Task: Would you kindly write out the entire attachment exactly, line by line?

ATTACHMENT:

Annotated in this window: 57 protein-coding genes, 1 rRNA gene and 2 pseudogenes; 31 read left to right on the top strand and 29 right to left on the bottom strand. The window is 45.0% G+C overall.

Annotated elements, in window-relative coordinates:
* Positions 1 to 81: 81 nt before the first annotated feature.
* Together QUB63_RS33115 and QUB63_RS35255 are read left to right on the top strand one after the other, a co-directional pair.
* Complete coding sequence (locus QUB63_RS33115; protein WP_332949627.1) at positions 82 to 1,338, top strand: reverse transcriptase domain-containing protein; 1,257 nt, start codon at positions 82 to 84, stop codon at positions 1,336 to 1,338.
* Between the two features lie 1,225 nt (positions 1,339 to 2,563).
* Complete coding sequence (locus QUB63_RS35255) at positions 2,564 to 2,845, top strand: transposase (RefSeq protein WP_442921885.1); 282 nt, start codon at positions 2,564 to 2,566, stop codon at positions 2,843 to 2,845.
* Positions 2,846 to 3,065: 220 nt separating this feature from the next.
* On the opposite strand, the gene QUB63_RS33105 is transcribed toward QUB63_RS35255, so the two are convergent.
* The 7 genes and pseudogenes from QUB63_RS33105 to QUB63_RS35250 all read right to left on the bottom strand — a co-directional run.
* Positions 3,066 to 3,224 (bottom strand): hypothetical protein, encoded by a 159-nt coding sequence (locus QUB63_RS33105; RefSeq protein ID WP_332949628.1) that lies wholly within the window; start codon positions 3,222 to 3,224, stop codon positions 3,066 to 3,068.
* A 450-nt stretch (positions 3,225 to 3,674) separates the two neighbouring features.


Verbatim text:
Annotated in this window: 57 protein-coding genes, 1 rRNA gene and 2 pseudogenes; 31 read left to right on the top strand and 29 right to left on the bottom strand. The window is 45.0% G+C overall.

Annotated elements, in window-relative coordinates:
* Positions 1 to 81: 81 nt before the first annotated feature.
* Together QUB63_RS33115 and QUB63_RS35255 are read left to right on the top strand one after the other, a co-directional pair.
* Complete coding sequence (locus QUB63_RS33115; protein WP_332949627.1) at positions 82 to 1,338, top strand: reverse transcriptase domain-containing protein; 1,257 nt, start codon at positions 82 to 84, stop codon at positions 1,336 to 1,338.
* Between the two features lie 1,225 nt (positions 1,339 to 2,563).
* Complete coding sequence (locus QUB63_RS35255) at positions 2,564 to 2,845, top strand: transposase (RefSeq protein WP_442921885.1); 282 nt, start codon at positions 2,564 to 2,566, stop codon at positions 2,843 to 2,845.
* Positions 2,846 to 3,065: 220 nt separating this feature from the next.
* On the opposite strand, the gene QUB63_RS33105 is transcribed toward QUB63_RS35255, so the two are convergent.
* The 7 genes and pseudogenes from QUB63_RS33105 to QUB63_RS35250 all read right to left on the bottom strand — a co-directional run.
* Positions 3,066 to 3,224 (bottom strand): hypothetical protein, encoded by a 159-nt coding sequence (locus QUB63_RS33105; RefSeq protein ID WP_332949628.1) that lies wholly within the window; start codon positions 3,222 to 3,224, stop codon positions 3,066 to 3,068.
* A 450-nt stretch (positions 3,225 to 3,674) separates the two neighbouring features.